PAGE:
My writer's card will be revoked if I don't do a Prospect Retrospective for the retiring Mariano Rivera, so here it is.
Mariano Rivera was signed by the New York Yankees as a free agent out of Panama in February, 1990. He wasn't a big bonus guy, signing for only $3,000. He was athletic and had a loose arm, but didn't have a lot of pitching experience, was already 20 years old, and threw in the mid/upper 80s. Despite that, Yankees Latin American operations director and veteran scout Herb Raybourn liked Rivera and felt he was projectable.
His pro debut was very successful: he posted a miniscule 0.17 ERA in 52 innings (mostly in relief) in the Gulf Coast League, with a 58/7 K/BB ratio and just 17 hits allowed. He led the league in ERA. Despite that spectacular performance, he wasn't named as a top ten GCL prospect by Baseball America; he still didn't throw that hard, was older than ideal for the league at 20, and was considered more of a sleeper type than a hot property.
That began to change in 1991. Promoted to Low-A Greensboro in the South Atlantic League, he posted a 2.75 ERA with an excellent 123/36 K/BB ratio in 115 innings, with 103 hits allowed. His superior command got the attention of Yankees brass, including Buck Showalter. His ERA ranked 11th in the league and he still didn't make the top prospect list, but his velocity was picking up and he gave up just two homers on the season. He was a pitcher to watch and sabermetric types were aware of him.
Moved up to High-A Tampa for 1992, Rivera made 10 starts with outstanding performance (2.28 ERA, 42/5 K/BB in 59 innings, just 40 hits) but his season ended early with an elbow injury. Surgery was required, but it wasn't a Tommy John-style procedure. Still, his status entering 1993 was unclear. His record was excellent when healthy, but could he stay that way?
Rivera went back down to Greensboro in '93 once he finished rehab. He posted a nice 2.06 ERA in 39 innings, but did not show his previous command, posting a 32/15 K/BB; his walk rate was up and his slider and change-up needed work.
Fully healthy in 1994, he split the season between three levels, thriving in High-A (2.21 ERA in 37 innings) and Double-A (2.27 ERA in 63 innings) but getting hit hard after a late move to Triple-A (5.81 ERA in 34 innings). The important thing was his health: he had it back, but there were still questions about his secondary offerings, an issue which showed up statistically in a weak strikeout rate (just 61 whiffs in 97 innings in the high minors).
Baseball America had him ranked as the Number Nine Yankees prospect entering '95. He began with outstanding work in Triple-A (2.10 ERA, 30/3 K/BB in 30 innings) but struggled after moving up to the majors (5.51 ERA, 50/31 K/BB in 67 innings, 71 hits). At this point in his career, he was using a slider, change-up and splitter to go with his fastball. His velocity was increasing as the season progressed; he was in the mid-90s at times, which convinced the Yankees not to include him in rumored trades, despite his erratic overall performance.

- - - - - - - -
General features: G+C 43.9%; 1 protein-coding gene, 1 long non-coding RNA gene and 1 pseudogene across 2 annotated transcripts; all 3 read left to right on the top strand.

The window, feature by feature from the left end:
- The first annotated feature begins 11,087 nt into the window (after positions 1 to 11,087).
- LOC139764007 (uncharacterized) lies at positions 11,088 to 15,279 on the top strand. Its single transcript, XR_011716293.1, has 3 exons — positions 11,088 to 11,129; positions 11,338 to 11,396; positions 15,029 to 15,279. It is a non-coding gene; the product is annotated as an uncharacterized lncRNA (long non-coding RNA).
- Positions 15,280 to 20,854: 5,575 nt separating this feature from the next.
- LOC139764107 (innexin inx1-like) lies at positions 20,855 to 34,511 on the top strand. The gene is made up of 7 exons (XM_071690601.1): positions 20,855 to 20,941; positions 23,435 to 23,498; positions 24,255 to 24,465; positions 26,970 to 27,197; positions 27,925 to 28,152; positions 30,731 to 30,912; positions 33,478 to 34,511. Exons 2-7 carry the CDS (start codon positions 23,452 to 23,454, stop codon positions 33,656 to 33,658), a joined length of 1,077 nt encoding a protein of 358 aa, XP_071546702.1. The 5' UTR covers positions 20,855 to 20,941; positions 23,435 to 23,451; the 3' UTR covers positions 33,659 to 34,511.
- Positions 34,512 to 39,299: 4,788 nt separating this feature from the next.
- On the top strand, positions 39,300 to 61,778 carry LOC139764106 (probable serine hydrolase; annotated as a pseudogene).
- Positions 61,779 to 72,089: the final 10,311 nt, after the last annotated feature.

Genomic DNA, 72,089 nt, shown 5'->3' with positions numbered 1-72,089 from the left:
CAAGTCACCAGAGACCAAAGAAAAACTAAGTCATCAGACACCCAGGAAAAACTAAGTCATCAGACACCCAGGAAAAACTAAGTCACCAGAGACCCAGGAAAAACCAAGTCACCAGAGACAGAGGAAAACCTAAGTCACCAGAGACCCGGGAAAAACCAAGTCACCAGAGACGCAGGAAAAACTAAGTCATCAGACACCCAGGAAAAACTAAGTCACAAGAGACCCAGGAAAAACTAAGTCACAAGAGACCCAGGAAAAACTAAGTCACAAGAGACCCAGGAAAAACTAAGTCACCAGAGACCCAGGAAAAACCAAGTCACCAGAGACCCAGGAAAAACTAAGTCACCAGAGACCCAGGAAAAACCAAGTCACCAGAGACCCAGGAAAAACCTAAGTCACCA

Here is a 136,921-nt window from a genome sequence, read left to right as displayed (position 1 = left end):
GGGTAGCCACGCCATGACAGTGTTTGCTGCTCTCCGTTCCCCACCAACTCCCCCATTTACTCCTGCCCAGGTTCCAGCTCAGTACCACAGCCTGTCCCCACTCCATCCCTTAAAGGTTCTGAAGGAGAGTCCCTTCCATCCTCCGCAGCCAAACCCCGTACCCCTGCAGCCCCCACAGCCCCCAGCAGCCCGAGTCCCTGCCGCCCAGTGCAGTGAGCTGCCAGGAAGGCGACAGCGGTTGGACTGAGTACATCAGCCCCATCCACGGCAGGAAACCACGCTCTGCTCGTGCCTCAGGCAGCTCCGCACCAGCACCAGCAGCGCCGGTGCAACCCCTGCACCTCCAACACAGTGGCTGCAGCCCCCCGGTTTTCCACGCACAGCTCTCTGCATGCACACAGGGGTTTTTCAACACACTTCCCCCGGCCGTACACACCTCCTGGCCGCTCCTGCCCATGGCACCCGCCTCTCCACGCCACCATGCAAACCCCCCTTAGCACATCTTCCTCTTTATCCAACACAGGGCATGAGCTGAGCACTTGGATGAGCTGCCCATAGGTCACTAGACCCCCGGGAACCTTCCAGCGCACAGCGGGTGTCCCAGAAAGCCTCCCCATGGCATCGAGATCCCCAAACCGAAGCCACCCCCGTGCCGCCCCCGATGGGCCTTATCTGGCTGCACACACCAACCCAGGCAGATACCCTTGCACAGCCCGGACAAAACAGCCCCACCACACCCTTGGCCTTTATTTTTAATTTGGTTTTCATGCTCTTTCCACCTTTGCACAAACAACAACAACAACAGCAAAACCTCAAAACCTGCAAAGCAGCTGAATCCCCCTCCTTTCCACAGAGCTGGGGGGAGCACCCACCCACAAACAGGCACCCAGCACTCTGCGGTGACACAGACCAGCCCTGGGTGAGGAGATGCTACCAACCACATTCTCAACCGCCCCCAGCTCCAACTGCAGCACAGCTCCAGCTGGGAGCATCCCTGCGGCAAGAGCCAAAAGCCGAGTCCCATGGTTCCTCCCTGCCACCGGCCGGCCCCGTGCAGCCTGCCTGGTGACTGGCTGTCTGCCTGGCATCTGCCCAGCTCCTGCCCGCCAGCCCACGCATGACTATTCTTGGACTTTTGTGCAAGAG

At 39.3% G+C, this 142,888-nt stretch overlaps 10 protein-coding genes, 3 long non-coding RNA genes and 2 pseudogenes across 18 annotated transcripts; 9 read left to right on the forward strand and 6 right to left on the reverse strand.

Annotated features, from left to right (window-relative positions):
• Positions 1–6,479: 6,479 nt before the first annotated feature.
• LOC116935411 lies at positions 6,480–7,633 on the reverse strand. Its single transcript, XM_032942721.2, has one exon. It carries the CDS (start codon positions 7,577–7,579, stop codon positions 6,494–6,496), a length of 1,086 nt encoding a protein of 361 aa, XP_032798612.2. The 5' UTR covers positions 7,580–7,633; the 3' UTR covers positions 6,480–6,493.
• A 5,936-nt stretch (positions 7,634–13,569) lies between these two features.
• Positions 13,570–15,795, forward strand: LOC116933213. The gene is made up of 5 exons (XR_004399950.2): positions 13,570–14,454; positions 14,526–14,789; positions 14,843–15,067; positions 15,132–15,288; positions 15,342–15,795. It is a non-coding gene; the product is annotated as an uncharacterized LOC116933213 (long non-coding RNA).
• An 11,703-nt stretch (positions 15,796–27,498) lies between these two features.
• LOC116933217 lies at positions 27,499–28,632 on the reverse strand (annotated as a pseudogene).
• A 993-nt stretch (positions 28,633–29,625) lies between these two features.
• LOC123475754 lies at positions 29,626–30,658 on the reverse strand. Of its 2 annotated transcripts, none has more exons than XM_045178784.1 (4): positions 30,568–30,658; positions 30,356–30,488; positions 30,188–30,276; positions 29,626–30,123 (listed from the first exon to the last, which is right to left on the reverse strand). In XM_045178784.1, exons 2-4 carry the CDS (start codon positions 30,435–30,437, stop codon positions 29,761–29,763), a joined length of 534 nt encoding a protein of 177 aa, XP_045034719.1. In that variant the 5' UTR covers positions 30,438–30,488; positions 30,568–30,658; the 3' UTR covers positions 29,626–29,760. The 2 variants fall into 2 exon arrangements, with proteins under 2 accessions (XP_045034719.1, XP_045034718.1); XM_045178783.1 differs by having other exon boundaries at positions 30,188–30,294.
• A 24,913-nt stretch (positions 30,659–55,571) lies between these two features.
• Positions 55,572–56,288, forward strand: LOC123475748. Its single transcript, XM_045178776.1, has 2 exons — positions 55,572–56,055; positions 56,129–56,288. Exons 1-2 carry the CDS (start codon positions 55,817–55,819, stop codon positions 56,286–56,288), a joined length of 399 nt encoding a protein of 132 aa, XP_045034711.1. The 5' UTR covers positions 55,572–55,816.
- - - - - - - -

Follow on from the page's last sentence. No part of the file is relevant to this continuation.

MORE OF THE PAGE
This, of course, turned out to be an excellent decision.
Rivera moved to the bullpen full-time in 1996 and posted a 2.09 ERA in 107 innings as John Wetteland's main set-up man, with a spectacular 130/34 K/BB and just 73 hits allowed. He became the closer in '97 and, well, you know what happened then.
He was amazing and he stayed that way for 17 years. His key out-pitch for most of his career was a wicked cutter, which interestingly enough was not originally part of his arsenal; he didn't even throw it until 1997, and the cutter didn't become his go-to pitch until 1998.
Rivera is a certain Hall of Famer, of course, as ably pointed out by Rob Neyer, not even counting his ridiculously good post-season performance. His WAR value of 39.7 may not sound that good compared to some of the best starters in history, but WAR doesn't value relievers, even outstanding relievers, to the same extent it does starters.
Whether you agree with WAR's take on closers or not, Rivera's career 39.7 WAR is still an entire 12.1 points higher than his next-closest closer competitor, Goose Gossage (27.6), with Lee Smith (26.7), Billy Wagner (23.6), and Trevor Hoffman (23) coming up behind. Rivera's 652 career saves are 51 more than Hoffman, with Smith way back in third place at 478. Rivera for the Hall of Fame is a slam-dunk case; first ballot.
As a prospect, Rivera was notable for a tiny bonus and a later start to his career than most Latin American prospects, who typically sign at 16 or 17. He didn't throw hard at first and his secondary pitches needed development, but he threw strikes and put up excellent K/BB ratios when healthy. He was the diamond-in-the-rough that every scout dreams about.